At London Digital Twin Research Centre, we have engineered a Digital Twin (DT) model for Structural Health Monitoring, which is able to collect, analyse, and visualise data in a near real-time fashion. The cloud-based DT was trialed at this initial stage on Amazon Cloud services (AWS) (continuously deployed at the following IP address: http://126.96.36.199) and currently being developed over the Siemens’ Mindsphere platform. For more detail of work flow and main components, read on.
In general, a DT application consists of two parts: the physical part and the digital part. The latter can be further divided into the numerical part and data-driven part as herein, to leverage the advantages of both the conventional numerical method and novelty artificial intelligent (AI) algorithms. The DT app allows data to be captured live onto the cloud-based platform. The demo has been run with vibration data of bridges as one example.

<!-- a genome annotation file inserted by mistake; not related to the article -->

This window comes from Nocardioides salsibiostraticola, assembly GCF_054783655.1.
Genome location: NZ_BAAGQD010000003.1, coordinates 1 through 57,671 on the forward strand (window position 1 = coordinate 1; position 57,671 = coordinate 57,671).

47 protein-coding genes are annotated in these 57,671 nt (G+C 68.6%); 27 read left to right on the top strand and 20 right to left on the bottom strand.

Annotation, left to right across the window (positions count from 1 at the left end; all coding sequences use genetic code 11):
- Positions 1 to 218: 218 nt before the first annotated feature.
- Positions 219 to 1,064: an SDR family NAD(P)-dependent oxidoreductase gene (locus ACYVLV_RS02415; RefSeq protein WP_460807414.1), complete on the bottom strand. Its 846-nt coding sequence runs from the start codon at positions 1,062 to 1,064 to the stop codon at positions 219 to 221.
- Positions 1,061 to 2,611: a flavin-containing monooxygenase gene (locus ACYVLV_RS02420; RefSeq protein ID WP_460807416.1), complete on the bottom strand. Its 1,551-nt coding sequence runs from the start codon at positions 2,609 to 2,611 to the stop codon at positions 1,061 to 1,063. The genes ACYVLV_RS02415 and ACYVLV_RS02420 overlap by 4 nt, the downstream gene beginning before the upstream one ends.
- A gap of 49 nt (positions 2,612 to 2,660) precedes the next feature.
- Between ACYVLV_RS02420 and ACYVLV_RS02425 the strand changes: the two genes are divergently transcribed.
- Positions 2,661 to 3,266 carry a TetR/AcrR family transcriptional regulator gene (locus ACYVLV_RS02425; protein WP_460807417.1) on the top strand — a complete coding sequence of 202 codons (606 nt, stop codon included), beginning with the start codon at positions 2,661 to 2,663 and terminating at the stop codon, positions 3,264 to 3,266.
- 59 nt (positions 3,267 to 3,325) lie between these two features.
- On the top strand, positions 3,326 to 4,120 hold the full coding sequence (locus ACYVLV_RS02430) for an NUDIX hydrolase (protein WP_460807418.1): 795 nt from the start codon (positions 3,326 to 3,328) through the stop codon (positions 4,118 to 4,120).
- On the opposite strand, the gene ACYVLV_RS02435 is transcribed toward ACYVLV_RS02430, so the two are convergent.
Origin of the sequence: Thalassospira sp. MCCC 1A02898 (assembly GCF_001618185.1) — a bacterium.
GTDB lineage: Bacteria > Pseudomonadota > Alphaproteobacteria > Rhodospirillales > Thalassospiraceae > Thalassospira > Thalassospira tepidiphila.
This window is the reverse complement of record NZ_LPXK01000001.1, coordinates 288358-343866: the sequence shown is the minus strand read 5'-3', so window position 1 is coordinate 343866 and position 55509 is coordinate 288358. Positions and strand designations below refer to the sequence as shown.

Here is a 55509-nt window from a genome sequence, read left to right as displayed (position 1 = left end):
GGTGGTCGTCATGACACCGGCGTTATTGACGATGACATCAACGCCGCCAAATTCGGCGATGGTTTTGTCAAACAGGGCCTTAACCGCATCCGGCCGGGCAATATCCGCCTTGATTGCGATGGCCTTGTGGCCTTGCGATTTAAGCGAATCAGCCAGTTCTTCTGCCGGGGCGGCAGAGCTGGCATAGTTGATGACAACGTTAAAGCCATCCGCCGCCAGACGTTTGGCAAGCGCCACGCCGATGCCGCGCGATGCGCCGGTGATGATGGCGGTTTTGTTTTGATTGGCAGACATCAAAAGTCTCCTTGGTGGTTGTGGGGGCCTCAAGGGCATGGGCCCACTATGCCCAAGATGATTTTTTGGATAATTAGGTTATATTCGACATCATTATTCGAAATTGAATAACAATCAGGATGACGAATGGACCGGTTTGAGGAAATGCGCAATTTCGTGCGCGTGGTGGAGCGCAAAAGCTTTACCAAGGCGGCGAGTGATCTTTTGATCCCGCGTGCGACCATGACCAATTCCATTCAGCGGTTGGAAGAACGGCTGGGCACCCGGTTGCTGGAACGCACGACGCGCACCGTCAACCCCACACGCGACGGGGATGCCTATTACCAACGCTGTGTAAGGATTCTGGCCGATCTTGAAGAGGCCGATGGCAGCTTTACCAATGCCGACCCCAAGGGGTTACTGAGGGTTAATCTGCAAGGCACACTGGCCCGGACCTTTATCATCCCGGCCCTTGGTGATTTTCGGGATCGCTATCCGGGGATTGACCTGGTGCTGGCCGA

The real behaviour of the physical bridge is monitored via a system of sensors mounted along a model bridge. The most commonly used sensors are the accelerometers, which could capture the vibration accelerations of essential points with a predefined sampling frequency. The measured data can go through a preprocessing component to remove noises before storing in SQL relational database on a cloud service, which is Amazon Cloud in this example. A lightweight Data Analytic model using only statistic features and an advanced Deep Learning algorithm are developed together to assess the current state of the bridge and identify potential defective components before the damage spreads widely and becomes more severe. There is also a function for assessing the state of individual structural components other than the global structure of the bridge, using a simple but effective computer 360-degree image comparison technique. If significant differences between the images of latest structural states with their reference ones are recognised, damage of individual structural component can be detected. The outputs of the DT demo include a visualised threshold of damage which helps monitors the (near) real-time state of the bridges.